During her trip to Senegal, our volunteer Sylvia B. met with them to develop a future project to electrify the new maternity ward and health post.
A nice way to create lasting links and ensure the sustainability of projects.

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During her stay in Senegal, our volunteer Sylvia B. met the president of the school group “Les Cajoutiers”, which in 2015 was equipped with a photovoltaic installation by Energy Assistance (Freddy A. and his team) in partnership with ENGIE Foundation.
The installation is still working perfectly and has led to a significant improvement in the functioning of this school, which welcomes more than 500 students in 12 elementary and 3 preschool classes.
This school is also the only one in Senegal that welcomes about fifty deaf children in 6 classes as well as a class for children with Down’s syndrome. Go for zero carbone.

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It is in Yangon, a city buzzing with life but also poverty, that we arrive on Sunday June 23rd for our mission in a temperature of 35°C, 85% humidity.
The objective is to install 8 photovoltaic panels of 236 Wp, a 3 kVA charger/inverter and 24 batteries to help an orphanage for 32 children during frequent power failures.
On the day of our arrival, we visit the orphanage and we realize that the situation is more complex than the one announced. There are 3 buildings whose electrical connections are interconnected without any logic, no color codes, no possibility of insulating the lighting, no ladder to access the roof, roof covering in rusty corrugated sheets and thinner than a cigarette leaf….
Fortunately, this city of 4.1 million inhabitants is full of shops: we find a ladder and various accessories for our mission.
At night, we have a well-defined plan to best satisfy the residents: we will provide emergency power to a building including the boys’ dormitory and the orphanage manager’s small apartment, and to power the lighting in the homework room located in another building. We plan to completely refurbish the lighting in the boys’ dormitory and install two ceiling fans in the kitchen.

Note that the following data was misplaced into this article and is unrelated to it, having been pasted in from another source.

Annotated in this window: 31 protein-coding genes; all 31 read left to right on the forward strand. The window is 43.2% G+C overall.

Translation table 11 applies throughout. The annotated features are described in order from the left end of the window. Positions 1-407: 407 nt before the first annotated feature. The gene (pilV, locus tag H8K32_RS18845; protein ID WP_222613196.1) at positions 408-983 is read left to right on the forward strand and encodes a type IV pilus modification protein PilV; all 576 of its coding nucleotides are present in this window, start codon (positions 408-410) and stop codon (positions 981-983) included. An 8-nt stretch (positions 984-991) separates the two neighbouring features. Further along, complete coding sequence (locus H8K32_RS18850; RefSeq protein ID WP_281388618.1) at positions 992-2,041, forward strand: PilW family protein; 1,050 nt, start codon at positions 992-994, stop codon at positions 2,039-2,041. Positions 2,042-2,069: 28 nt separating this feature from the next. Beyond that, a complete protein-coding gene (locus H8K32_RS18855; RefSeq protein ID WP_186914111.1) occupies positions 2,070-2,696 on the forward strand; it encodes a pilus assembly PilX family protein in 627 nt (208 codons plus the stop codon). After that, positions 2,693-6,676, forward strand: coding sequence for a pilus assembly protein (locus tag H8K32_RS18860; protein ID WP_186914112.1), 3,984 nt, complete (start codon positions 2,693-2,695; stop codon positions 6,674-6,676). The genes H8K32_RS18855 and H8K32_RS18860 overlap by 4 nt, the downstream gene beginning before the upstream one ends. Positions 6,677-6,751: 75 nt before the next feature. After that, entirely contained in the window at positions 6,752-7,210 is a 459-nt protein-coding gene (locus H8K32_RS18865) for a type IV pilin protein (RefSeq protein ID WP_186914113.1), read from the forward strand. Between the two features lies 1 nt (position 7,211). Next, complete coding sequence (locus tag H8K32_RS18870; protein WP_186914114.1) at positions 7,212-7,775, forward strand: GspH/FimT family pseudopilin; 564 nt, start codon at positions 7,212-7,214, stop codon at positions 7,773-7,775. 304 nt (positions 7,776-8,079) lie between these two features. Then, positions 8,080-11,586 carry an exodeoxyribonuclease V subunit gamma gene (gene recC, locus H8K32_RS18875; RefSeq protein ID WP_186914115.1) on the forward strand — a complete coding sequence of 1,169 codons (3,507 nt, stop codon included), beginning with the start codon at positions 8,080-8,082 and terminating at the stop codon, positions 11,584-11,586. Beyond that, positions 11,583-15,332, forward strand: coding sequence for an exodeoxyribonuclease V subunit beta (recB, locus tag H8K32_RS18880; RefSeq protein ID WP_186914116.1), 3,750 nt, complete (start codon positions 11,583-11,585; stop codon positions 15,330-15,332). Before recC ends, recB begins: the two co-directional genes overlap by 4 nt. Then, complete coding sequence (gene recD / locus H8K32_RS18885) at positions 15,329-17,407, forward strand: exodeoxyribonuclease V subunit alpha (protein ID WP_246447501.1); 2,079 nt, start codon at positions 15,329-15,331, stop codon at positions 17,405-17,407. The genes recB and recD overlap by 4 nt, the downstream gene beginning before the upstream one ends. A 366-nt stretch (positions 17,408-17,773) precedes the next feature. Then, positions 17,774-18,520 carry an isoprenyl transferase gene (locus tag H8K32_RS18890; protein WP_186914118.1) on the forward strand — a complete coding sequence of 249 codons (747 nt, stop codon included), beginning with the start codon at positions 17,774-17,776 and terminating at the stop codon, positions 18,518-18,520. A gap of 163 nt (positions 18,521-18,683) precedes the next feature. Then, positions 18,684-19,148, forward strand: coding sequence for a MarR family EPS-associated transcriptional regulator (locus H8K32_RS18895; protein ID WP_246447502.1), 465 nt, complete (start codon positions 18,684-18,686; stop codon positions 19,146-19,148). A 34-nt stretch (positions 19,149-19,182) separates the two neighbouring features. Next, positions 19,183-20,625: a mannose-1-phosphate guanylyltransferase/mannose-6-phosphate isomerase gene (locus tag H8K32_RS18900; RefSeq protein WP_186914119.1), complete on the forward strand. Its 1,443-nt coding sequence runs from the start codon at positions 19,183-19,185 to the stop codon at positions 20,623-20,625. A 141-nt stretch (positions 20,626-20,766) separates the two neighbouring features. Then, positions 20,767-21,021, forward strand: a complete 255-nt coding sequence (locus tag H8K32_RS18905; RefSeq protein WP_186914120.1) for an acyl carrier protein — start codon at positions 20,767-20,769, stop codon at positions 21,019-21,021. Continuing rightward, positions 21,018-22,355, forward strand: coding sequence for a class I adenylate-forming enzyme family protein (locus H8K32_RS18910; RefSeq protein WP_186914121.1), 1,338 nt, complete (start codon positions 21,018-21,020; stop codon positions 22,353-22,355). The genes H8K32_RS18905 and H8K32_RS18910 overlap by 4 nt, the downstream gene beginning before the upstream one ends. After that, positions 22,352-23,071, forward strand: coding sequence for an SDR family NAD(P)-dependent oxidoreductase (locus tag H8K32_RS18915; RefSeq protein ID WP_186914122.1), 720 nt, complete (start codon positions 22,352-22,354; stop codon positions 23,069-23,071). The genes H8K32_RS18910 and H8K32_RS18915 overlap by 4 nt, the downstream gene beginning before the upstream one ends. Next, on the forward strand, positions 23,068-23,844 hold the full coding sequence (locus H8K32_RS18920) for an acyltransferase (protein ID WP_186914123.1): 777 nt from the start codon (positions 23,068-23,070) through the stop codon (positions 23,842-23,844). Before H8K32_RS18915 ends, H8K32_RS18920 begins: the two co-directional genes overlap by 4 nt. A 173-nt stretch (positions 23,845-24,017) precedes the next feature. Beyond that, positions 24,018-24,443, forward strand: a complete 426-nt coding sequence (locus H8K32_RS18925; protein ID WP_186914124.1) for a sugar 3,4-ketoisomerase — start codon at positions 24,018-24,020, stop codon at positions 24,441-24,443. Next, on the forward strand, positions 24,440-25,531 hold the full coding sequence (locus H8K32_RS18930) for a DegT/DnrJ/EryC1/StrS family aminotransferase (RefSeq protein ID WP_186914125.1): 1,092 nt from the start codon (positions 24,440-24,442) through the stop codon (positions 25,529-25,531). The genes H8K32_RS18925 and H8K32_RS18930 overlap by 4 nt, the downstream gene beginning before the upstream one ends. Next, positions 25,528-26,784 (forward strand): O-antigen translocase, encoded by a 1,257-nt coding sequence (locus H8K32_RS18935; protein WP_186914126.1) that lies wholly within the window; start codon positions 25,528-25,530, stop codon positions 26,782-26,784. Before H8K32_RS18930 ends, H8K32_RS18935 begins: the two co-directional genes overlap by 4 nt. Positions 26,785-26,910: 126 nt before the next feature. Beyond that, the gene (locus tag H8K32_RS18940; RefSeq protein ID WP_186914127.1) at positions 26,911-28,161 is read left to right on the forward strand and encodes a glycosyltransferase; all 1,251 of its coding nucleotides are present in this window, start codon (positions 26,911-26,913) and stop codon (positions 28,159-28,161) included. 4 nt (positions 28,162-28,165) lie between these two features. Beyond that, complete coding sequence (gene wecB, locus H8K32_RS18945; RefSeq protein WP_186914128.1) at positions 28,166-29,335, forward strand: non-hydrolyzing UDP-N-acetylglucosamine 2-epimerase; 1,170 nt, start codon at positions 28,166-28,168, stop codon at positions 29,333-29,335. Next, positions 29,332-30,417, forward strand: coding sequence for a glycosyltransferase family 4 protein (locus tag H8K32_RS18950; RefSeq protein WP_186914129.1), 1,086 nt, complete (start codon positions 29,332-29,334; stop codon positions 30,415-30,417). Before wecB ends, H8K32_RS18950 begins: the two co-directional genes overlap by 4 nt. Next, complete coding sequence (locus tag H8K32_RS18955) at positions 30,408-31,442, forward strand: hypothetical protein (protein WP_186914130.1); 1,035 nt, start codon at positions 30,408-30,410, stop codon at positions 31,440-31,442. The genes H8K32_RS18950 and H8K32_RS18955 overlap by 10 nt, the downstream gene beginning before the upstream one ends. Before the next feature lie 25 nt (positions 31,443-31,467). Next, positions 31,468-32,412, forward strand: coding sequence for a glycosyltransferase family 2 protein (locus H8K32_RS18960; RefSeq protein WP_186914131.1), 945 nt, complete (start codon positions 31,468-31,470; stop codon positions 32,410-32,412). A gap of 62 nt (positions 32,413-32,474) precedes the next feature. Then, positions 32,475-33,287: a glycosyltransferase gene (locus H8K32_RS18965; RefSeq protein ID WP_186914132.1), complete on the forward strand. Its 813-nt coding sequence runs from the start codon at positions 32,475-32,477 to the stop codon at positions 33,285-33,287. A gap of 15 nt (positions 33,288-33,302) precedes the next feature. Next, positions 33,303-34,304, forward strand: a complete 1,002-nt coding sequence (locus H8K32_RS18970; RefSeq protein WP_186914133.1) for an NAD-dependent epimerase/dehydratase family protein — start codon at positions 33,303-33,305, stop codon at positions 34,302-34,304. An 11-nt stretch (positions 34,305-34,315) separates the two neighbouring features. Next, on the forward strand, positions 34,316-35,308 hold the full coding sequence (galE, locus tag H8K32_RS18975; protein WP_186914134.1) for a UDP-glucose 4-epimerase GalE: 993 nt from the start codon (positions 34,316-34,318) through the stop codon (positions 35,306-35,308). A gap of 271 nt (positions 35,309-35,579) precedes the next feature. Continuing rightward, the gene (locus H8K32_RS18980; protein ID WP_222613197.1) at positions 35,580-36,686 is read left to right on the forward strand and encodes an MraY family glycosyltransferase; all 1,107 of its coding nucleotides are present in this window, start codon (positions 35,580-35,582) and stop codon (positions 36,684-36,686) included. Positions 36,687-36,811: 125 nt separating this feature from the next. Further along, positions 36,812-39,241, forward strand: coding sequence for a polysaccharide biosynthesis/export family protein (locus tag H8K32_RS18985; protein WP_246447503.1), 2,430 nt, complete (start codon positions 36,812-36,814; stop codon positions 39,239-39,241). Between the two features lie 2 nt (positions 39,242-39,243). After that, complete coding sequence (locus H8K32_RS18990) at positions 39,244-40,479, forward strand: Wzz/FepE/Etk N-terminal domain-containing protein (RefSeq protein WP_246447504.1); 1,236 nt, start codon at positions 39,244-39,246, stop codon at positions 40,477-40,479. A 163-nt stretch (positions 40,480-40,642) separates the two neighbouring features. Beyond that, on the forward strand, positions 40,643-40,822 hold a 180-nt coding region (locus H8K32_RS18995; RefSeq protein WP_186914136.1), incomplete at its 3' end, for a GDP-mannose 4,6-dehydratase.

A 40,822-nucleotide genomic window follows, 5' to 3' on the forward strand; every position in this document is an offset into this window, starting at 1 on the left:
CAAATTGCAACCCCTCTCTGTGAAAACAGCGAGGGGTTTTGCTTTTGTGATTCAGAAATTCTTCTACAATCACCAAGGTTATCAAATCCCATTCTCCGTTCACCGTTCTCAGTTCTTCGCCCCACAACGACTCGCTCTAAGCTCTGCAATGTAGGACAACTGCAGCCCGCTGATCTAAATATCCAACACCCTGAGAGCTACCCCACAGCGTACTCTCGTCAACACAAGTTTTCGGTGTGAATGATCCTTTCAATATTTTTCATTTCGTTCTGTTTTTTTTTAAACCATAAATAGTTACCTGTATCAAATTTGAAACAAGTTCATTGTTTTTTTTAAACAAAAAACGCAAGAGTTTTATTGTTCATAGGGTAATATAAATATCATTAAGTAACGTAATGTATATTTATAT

Five days later, everything was set up and operational with children happy to be able to study in the evening when it was dark everywhere else, following yet another power outage on the network.

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Energy Assistance (NPA non profit association) is actively engaged along with ENGIE Foundation as well as with Doctor Denis Mukwege, Nobel Peace Prize winner 2018, to help women who survived sexual violence through the reengineering of the electrical installations and the installation of solar panel feeding on the Panzi Hospital. The Partnership was signed March 27th , during the « Stand Speak Rise up ! » conference, an international forum dedicated to prevent sexual violence of all kinds in sensitive areas organized at the initiative of the Grand-Duchess of Luxembourg, and of which ENGIE Foundation is partner.

Gynecologist Denis Mukwege is considered as a hero in Bukavu, South-Kivu’s Capital, in the Democratic Republic of Congo (DRC). The latest Peace Nobel Prize awardee has been fighting for the past 20 years against a ream scpirge: the rape, which became a routine weapon of war used by rebel groups aiming to control mines in the region.  Also called the « women repairer » he has treated so far in his hospital in Panzi more than 50 000 women who survived sexual violence. He founded is hospital in 1999.  Thanks to high-tech medical treatment, victims could be operated in this establishment –– and benefit also from  psychologic and legal assistance.

Since the cause of woman and health are both at the heart of our commitments, Energy Assistance together with ENGIE Foundation decided to found Denis Mukwege project.  The objectives of this tripartite partnership targets the renovation and improving security of the existing electrical installation as well as the implementation of a new electrical installation with solar panels in the Panzi Reference Hospital.  This will substantially improve the  economic and energetic efficiency of the whole installation of the Panzi Hospital.  A first feasibility study was already done in 2018.